Time to cut the sales tax

Frank CagleFeature, Politics

Republican Gov. Bill Haslam and his legislative super majority have been very, very good to business and upper income earners. How about if the next governor does something for the rest of us?


The Republicans have eliminated the gift tax, phased out the Hall Income Tax on dividends, killed the inheritance tax and cut the excise tax on businesses. Along the way they have cut the sales tax on groceries by a tiny amount, but also levied a gas tax on all of us.

I like tax cuts and am OK with most of these cuts. And not everyone who benefited from them is rich. But the cuts tended toward relief in the upper tax bracket. Now there is a chunk of revenue coming along and the next governor will decide where to fit it into the budget. It’s time for a substantial cut in the sales tax, which is regressive in that poor people pay a larger percentage of their income in taxes.

The U.S. Supreme Court has ruled the state can collect sales tax from any internet company selling in the state, not just from companies that have a physical presence. That likely means a $450 million annual boost to state revenues. (Everybody was supposed to be paying sales tax already, but without a brick and mortar location in the state there was no way to collect it. This levels the playing field for large and small businesses who have a building and pay taxes versus companies with internet sales.)

At a Chattanooga debate after the recent court decision the Democratic candidates talked about how to spend the additional revenue. (I’m shocked.)

Republican business guys Bill Lee and Randy Boyd talked about how business taxes are too high, which sounded like another round of tax cuts for business. (I’m shocked.)

House Speaker Beth Harwell was the only candidate to suggest that additional revenue be used to cut the sales tax. Tax cuts instead of spending is her go-to position in that as House leader she was instrumental in passing all the tax cuts enumerated above.

We don’t know about Diane Black, because she ducked another debate. My guess is that she would use the $450 million to build internment camps for illegal aliens.

If you run into any of the gubernatorial candidates you might ask them if they would lead an effort to reduce the sales tax before any other taxes are cut or additional spending is considered.

Short Takes

  • Have you seen the commercial where a teenager is riding around on a motorcycle, wearing a weird shirt and a military helmet? If you turn the volume up it turns out to be a grown man who wants to represent you in Washington.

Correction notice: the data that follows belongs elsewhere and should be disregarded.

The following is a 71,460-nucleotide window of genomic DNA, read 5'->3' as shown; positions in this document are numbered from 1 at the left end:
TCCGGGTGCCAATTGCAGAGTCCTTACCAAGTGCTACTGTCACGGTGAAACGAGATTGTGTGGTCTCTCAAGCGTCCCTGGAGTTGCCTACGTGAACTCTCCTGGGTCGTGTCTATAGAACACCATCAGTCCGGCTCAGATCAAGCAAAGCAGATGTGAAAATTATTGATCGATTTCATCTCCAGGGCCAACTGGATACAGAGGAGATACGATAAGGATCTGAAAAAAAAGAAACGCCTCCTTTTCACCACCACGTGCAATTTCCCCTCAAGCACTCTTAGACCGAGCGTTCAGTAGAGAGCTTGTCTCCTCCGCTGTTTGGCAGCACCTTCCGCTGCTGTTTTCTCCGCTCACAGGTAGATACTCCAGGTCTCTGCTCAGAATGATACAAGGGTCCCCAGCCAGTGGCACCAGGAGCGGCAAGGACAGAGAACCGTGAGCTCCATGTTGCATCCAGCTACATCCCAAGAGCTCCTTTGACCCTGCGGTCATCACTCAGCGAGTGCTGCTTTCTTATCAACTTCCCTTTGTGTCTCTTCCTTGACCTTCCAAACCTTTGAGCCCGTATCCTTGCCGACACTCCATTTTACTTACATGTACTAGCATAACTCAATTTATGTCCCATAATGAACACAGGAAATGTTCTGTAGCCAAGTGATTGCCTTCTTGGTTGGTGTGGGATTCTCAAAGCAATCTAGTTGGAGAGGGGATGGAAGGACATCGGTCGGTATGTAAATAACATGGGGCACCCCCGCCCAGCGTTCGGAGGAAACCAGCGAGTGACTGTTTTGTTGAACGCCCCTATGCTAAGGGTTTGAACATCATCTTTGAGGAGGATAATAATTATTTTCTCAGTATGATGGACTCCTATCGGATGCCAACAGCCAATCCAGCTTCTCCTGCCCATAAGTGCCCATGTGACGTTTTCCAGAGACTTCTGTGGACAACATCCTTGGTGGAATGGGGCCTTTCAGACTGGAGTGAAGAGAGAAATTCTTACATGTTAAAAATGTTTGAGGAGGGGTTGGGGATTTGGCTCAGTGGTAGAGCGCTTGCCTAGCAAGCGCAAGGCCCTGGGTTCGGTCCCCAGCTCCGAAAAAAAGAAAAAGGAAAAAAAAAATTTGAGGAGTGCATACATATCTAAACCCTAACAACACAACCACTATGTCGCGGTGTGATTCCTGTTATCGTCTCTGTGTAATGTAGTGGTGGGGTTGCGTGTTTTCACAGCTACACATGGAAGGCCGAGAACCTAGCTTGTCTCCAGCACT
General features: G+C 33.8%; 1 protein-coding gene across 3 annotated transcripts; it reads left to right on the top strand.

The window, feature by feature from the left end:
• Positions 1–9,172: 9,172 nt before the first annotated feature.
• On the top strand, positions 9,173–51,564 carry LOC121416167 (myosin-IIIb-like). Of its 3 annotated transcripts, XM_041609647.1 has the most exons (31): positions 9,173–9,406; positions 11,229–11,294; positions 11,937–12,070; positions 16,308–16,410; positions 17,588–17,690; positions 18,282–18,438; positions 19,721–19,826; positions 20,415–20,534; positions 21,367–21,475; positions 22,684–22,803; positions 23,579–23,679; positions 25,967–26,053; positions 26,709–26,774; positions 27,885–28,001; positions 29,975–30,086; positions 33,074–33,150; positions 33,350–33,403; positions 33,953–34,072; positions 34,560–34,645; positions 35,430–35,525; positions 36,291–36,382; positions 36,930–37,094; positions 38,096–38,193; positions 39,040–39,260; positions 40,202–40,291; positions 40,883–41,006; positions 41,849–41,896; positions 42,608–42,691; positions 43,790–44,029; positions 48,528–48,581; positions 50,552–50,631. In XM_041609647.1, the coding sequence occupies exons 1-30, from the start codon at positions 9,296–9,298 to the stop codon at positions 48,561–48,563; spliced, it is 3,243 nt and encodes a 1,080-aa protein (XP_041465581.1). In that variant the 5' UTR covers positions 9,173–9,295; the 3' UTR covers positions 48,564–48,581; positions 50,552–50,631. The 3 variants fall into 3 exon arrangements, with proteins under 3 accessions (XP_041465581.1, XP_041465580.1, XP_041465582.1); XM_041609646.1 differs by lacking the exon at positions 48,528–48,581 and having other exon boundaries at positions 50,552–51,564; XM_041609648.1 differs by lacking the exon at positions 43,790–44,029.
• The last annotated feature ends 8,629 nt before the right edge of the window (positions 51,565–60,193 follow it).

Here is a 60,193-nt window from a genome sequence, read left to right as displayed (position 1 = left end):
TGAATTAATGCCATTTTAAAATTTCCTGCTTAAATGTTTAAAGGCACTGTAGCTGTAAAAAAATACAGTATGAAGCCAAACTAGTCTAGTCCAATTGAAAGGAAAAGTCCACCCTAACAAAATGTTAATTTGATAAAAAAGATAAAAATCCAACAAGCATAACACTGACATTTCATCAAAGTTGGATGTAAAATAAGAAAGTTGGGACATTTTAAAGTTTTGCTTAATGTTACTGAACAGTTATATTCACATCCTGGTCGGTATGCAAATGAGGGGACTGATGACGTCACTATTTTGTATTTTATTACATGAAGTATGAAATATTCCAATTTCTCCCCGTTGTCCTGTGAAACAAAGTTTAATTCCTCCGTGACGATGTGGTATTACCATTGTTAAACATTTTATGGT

• In all fairness, this time of year it is too hot for Knox County Mayor Tim Burchett to wear his usual Carhartt jacket. But I don’t understand what message riding a motorcycle in slouchy clothes is supposed to send about your qualifications to serve in the U.S. House of Representatives.
  • It was a little puzzling for some people when arch conservative Mike Huckabee endorsed and did a series of ads for businessman Randy Boyd’s bid for governor. Well, the political consultant running Boyd’s campaign is Chip Saltsman. Saltsman ran Huckabee’s campaigns for president and remains a close friend of the family.
  • Things are looking up for Randy Boyd. In 2010, all three Republican candidates were from East Tennessee: Bill Haslam from Knoxville, Zach Wamp from Chattanooga and Ron Ramsey from the Tri-Cities. Heavily populated Middle Tennessee didn’t have a candidate. This time around Middle Tennessee has three Republican candidates. Bill Lee is surging in the polls, apparently pulling votes away from Congresswoman Diane Black. Lee, Black and House Speaker Beth Harwell are a Middle Tennessee triumvirate. If the three carve up Middle Tennessee and split the vote and Boyd runs strong in his home area of East Tennessee, Boyd could win with a plurality. Boyd’s margin in the East may be the deciding factor in the election. (Memphis has a Democratic majority and rural west is the least populated area of the state. It also gets much less attention from Republican candidates.)
  • Knoxville is often a stop for many television personalities on their way to a bigger market. We are glad that WVLT’s Ted Hall and WBIR’s Abby Ham came back and grateful that CNN’s Jim Acosta didn’t. When reporters (like Acosta) have stories written about them being obnoxious it’s not a good thing.

Reach Frank Cagle at efrankcagle@yahoo.com

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